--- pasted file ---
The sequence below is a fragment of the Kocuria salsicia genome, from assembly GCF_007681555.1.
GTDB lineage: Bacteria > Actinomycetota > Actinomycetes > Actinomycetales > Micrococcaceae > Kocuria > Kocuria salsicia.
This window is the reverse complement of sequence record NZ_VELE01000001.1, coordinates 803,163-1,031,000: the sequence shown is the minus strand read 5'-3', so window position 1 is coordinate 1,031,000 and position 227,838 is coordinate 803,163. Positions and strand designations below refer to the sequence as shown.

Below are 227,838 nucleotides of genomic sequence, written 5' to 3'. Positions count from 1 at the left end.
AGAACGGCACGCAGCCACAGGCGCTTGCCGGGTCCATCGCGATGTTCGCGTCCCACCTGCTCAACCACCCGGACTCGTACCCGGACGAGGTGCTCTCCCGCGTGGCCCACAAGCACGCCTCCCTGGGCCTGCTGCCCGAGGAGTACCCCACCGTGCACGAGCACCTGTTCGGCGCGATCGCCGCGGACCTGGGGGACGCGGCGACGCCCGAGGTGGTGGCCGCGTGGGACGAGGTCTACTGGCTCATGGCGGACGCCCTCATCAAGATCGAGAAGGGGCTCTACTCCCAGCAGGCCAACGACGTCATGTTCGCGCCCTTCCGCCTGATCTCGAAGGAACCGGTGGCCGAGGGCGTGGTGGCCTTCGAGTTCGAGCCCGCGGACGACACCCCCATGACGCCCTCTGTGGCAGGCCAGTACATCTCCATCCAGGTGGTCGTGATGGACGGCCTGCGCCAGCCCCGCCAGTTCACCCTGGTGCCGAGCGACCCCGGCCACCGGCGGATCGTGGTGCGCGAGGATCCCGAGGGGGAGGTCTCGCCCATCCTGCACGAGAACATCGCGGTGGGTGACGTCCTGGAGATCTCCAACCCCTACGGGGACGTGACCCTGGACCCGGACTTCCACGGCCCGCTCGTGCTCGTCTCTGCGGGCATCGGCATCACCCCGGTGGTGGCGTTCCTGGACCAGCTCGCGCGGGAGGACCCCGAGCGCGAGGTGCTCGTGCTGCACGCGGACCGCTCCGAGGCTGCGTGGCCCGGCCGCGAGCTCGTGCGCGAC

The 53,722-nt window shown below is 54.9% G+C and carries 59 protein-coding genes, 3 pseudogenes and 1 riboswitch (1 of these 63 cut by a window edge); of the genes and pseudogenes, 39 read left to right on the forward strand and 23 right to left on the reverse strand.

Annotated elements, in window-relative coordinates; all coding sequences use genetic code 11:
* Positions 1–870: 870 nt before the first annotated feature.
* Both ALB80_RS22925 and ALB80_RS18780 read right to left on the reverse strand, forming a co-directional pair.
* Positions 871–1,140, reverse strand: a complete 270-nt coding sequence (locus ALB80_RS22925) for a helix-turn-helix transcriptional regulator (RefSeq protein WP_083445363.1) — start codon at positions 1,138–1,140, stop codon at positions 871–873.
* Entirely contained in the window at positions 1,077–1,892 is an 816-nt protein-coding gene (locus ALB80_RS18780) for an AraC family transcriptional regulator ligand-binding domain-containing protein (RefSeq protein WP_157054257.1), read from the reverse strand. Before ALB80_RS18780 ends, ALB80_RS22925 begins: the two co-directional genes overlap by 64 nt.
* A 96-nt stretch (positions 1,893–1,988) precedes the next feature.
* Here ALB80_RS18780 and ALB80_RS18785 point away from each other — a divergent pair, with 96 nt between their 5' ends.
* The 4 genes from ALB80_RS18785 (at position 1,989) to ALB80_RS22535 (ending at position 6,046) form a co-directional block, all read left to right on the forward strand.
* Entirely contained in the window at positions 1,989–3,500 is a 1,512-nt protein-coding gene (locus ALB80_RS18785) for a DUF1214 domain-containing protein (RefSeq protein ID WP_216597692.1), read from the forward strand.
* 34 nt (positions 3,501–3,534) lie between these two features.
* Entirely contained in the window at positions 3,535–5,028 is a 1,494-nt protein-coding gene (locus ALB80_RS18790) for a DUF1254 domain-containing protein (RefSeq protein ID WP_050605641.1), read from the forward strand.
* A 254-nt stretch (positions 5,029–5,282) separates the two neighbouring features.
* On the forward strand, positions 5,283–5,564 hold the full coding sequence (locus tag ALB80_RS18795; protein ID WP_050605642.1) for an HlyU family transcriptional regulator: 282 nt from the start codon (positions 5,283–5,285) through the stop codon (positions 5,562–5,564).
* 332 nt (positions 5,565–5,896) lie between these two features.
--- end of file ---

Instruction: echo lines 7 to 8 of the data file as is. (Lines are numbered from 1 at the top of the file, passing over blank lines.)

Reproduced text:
Annotated elements, in window-relative coordinates; all coding sequences use genetic code 11:
* Positions 1–870: 870 nt before the first annotated feature.